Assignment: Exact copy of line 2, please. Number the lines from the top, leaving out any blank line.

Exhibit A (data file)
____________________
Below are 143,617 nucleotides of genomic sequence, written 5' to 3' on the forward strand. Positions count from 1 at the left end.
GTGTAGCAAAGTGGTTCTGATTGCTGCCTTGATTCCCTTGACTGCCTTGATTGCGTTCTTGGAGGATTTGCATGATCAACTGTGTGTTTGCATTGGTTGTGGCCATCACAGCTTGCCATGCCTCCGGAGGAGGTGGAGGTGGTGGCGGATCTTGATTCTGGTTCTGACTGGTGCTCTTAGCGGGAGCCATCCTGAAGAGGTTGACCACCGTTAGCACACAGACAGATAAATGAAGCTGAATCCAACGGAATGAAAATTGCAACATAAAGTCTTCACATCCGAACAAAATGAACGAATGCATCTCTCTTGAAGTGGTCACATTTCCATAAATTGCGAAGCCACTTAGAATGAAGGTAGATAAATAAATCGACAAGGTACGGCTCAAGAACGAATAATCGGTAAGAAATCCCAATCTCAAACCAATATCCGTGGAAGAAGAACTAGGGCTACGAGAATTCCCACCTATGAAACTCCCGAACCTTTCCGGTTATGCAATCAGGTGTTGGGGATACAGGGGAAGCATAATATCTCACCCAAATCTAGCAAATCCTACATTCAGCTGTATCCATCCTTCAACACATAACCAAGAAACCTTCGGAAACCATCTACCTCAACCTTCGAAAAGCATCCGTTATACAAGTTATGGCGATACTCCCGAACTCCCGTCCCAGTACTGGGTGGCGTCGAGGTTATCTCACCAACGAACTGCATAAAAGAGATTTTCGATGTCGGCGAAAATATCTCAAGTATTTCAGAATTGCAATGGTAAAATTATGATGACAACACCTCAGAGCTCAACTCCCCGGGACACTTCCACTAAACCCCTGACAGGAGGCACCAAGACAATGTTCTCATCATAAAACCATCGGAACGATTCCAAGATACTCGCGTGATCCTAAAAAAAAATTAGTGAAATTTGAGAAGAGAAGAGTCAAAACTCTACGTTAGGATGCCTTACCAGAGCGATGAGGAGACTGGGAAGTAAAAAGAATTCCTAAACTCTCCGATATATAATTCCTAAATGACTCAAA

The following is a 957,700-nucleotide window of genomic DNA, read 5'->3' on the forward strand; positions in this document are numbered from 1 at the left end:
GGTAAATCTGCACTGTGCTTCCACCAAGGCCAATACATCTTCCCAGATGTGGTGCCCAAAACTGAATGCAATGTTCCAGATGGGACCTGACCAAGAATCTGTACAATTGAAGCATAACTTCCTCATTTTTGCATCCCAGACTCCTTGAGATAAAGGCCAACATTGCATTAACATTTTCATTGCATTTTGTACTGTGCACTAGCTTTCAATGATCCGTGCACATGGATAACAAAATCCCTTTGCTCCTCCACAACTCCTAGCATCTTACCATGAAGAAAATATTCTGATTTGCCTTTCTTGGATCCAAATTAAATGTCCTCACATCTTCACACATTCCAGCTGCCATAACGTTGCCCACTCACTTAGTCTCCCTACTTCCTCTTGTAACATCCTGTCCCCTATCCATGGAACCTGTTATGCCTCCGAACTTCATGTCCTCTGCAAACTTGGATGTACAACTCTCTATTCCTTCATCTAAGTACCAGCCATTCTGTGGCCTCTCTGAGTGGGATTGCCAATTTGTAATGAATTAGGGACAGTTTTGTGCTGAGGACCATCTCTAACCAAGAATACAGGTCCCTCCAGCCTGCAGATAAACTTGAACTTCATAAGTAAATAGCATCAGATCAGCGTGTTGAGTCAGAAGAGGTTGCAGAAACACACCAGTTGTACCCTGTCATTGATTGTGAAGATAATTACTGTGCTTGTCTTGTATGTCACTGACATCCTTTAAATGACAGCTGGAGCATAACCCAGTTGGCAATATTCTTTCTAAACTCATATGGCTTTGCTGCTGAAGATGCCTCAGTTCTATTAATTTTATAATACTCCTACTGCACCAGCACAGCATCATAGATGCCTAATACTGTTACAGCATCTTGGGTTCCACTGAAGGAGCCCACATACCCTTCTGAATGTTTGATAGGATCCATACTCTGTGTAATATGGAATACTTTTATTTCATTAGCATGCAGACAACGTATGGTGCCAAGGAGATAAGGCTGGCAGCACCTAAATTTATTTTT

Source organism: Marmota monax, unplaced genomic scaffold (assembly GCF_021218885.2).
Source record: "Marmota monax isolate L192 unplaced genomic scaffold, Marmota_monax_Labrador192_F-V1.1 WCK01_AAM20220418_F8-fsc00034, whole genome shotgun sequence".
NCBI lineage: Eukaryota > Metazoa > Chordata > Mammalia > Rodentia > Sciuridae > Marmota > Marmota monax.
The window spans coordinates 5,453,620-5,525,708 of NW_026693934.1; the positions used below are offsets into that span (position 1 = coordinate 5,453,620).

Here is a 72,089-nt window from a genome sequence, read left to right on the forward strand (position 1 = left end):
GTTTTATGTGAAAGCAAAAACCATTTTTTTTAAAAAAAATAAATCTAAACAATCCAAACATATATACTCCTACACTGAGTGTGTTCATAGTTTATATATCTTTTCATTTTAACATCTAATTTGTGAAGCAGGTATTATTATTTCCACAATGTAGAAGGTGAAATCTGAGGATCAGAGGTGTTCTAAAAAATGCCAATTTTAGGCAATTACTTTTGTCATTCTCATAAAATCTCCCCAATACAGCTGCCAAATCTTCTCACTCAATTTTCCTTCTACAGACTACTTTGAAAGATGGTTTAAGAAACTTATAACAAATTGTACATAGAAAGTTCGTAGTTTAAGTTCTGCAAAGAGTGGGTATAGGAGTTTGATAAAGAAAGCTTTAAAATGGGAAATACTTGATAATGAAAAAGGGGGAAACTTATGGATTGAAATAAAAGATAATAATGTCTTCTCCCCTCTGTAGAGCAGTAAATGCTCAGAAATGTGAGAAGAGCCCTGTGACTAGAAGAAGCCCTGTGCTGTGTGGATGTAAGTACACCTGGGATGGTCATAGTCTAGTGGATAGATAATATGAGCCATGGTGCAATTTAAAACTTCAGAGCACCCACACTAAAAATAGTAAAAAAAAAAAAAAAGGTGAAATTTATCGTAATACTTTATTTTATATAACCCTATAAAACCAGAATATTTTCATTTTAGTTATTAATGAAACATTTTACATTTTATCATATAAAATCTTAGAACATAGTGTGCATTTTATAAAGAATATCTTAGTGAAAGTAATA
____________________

GTGTAGCAAAGTGGTTCTGATTGCTGCCTTGATTCCCTTGACTGCCTTGATTGCGTTCTTGGAGGATTTGCATGATCAACTGTGTGTTTGCATTGGTTGTGGCCATCACAGCTTGCCATGCCTCCGGAGGAGGTGGAGGTGGTGGCGGATCTTGATTCTGGTTCTGACTGGTGCTCTTAGCGGGAGCCATCCTGAAGAGGTTGACCACCGTTAGCACACAGACAGATAAATGAAGCTGAATCCAACGGAATGAAAATTGCAACATAAAGTCTTCACATCCGAACAAAATGAACGAATGCATCTCTCTTGAAGTGGTCACATTTCCATAAATTGCGAAGCCACTTAGAATGAAGGTAGATAAATAAATCGACAAGGTACGGCTCAAGAACGAATAATCGGTAAGAAATCCCAATCTCAAACCAATATCCGTGGAAGAAGAACTAGGGCTACGAGAATTCCCACCTATGAAACTCCCGAACCTTTCCGGTTATGCAATCAGGTGTTGGGGATACAGGGGAAGCATAATATCTCACCCAAATCTAGCAAATCCTACATTCAGCTGTATCCATCCTTCAACACATAACCAAGAAACCTTCGGAAACCATCTACCTCAACCTTCGAAAAGCATCCGTTATACAAGTTATGGCGATACTCCCGAACTCCCGTCCCAGTACTGGGTGGCGTCGAGGTTATCTCACCAACGAACTGCATAAAAGAGATTTTCGATGTCGGCGAAAATATCTCAAGTATTTCAGAATTGCAATGGTAAAATTATGATGACAACACCTCAGAGCTCAACTCCCCGGGACACTTCCACTAAACCCCTGACAGGAGGCACCAAGACAATGTTCTCATCATAAAACCATCGGAACGATTCCAAGATACTCGCGTGATCCTAAAAAAAAATTAGTGAAATTTGAGAAGAGAAGAGTCAAAACTCTACGTTAGGATGCCTTACCAGAGCGATGAGGAGACTGGGAAGTAAAAAGAATTCCTAAACTCTCCGATATATAATTCCTAAATGACTCAAA